The Greek telecommunications market remains challenging for all participants, with only continued robust demand for broadband and - interestingly - converged service packages providing the only tangible growth. Besides subdued consumer and enterprise spending power resulting from the government's austerity programme, European Commission-mandated termination rate cuts are squeezing operators further. It is, therefore, not surprising that consolidation among the leading alternative operators seems likelier than ever, with WIND Hellas increasing its stake in ForthNet and an eventual merger of the two considered likely to tempt cash-rich, growth-challenged Vodafone to reconsider acquiring WIND. With incumbent OTE deploying its next-generation VDSL broadband network and enjoying faster pay-TV adoption, the other operators are firmly placed on the back foot and consolidation must surely look more appealing.
- Mobile subscription addition rates were stronger in Q313 than had been expected, possibly as a result of price cuts and a fresh emphasis on low-cost prepaid services, but equally possibly due to customer migration to 4G mobile broadband services. Subscriptions increased by 1.7% y-o-y to 15.508mn.
- However, operators may be holding onto a large number of technically inactive mobile subscriptions and it is increasingly likely future quarters will see sudden slumps in the total number of registered subscriptions as inactive accounts are closed.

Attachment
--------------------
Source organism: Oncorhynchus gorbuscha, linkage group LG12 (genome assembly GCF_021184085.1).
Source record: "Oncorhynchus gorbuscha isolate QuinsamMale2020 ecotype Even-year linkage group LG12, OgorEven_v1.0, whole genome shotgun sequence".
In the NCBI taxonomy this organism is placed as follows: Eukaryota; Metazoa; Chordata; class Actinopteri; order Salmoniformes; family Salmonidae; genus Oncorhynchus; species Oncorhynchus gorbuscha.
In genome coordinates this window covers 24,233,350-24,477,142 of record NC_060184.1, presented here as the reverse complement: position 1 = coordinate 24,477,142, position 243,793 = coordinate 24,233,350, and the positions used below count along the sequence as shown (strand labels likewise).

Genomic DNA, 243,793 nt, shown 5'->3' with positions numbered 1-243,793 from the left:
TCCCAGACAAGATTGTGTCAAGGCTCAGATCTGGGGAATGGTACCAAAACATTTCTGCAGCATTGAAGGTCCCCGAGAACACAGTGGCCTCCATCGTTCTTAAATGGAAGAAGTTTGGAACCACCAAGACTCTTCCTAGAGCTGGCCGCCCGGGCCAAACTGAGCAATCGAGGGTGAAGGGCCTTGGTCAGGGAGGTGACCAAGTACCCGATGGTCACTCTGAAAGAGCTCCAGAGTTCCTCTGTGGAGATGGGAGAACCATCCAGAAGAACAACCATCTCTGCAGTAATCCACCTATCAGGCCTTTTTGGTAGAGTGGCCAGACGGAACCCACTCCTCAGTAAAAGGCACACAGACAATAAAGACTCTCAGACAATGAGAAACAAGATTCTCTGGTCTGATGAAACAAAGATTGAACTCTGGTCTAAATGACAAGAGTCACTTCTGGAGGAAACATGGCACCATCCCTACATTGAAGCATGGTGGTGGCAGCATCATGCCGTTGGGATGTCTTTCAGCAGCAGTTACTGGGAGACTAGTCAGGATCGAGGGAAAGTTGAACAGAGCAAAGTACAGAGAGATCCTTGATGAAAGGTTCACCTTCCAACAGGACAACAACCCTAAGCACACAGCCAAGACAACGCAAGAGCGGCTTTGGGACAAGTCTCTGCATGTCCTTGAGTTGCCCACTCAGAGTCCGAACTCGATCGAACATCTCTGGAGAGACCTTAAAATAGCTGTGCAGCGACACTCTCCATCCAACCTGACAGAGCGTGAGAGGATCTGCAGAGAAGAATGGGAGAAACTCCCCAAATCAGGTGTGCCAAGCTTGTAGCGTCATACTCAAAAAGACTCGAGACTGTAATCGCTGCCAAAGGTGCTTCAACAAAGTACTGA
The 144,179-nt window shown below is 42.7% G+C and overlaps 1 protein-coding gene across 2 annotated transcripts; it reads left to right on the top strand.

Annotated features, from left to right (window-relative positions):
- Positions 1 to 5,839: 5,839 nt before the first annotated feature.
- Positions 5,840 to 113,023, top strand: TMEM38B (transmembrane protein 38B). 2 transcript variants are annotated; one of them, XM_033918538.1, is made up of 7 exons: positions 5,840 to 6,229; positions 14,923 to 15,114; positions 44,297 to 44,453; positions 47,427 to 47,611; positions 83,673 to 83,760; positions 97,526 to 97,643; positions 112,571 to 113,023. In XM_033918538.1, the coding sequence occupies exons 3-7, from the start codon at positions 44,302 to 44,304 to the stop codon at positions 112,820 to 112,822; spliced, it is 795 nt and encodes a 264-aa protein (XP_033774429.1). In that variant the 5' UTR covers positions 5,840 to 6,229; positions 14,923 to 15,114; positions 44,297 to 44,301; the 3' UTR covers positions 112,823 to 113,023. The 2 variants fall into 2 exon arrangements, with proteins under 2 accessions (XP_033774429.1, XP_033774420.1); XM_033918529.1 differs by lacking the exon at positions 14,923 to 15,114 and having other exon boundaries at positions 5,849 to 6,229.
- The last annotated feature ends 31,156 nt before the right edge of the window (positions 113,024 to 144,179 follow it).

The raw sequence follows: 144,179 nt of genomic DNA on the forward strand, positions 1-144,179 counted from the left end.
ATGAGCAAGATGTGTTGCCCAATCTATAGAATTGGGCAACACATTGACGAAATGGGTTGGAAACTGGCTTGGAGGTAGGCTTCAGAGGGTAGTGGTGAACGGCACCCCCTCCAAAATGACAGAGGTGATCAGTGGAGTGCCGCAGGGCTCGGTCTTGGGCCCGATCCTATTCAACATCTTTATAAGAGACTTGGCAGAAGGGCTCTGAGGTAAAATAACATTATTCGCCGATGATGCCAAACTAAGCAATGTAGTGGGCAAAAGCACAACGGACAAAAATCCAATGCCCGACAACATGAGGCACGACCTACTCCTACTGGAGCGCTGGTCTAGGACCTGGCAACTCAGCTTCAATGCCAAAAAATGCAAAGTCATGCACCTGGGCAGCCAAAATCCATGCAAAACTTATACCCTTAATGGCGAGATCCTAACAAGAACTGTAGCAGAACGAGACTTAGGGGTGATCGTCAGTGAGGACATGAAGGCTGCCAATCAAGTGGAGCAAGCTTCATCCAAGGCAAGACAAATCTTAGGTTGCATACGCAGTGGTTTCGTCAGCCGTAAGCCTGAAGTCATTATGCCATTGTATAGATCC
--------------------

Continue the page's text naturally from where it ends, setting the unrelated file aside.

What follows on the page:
- The inclusion of inactive or rarely-used subscriptions weighs on ARPU figures disclosed by operators. Surprisingly, Cosmote outpaced Vodafone in blended ARPU in Q313, with the latter recording ARPU erosion linked to termination rate reductions, as well as a winnowing of its subscription records. BMI forecasts ARPUs to continue declining as part of an overhaul of all our forecasts, which run from 2014 to 2018.
Key Trends & Developments
ForthNet shareholder Cyrte Investments sold its 27% stake in the alternative operator in 2013, giving minority investor WIND Hellas the opportunity to increase its ownership to 33% in December 2013. Primary shareholder EIT responded by raising its stake to 44% in January 2013. WIND recognises that an expanded fixed infrastructure footprint is necessary if it is to compete with OTE's VDSL offering and may be eyeing ForthNet's popular Nova TV service as a way to become a converged services provider. A merger of WIND and ForthNet looks increasingly likely, although WIND's complex debt structure could deter EIT and other ForthNet investors. Should a deal be reached, we believe it is possible Vodafone would reapproach WIND, with a view to building Greece's largest alternative player, a move that would emulate its strategy in other markets such as Germany.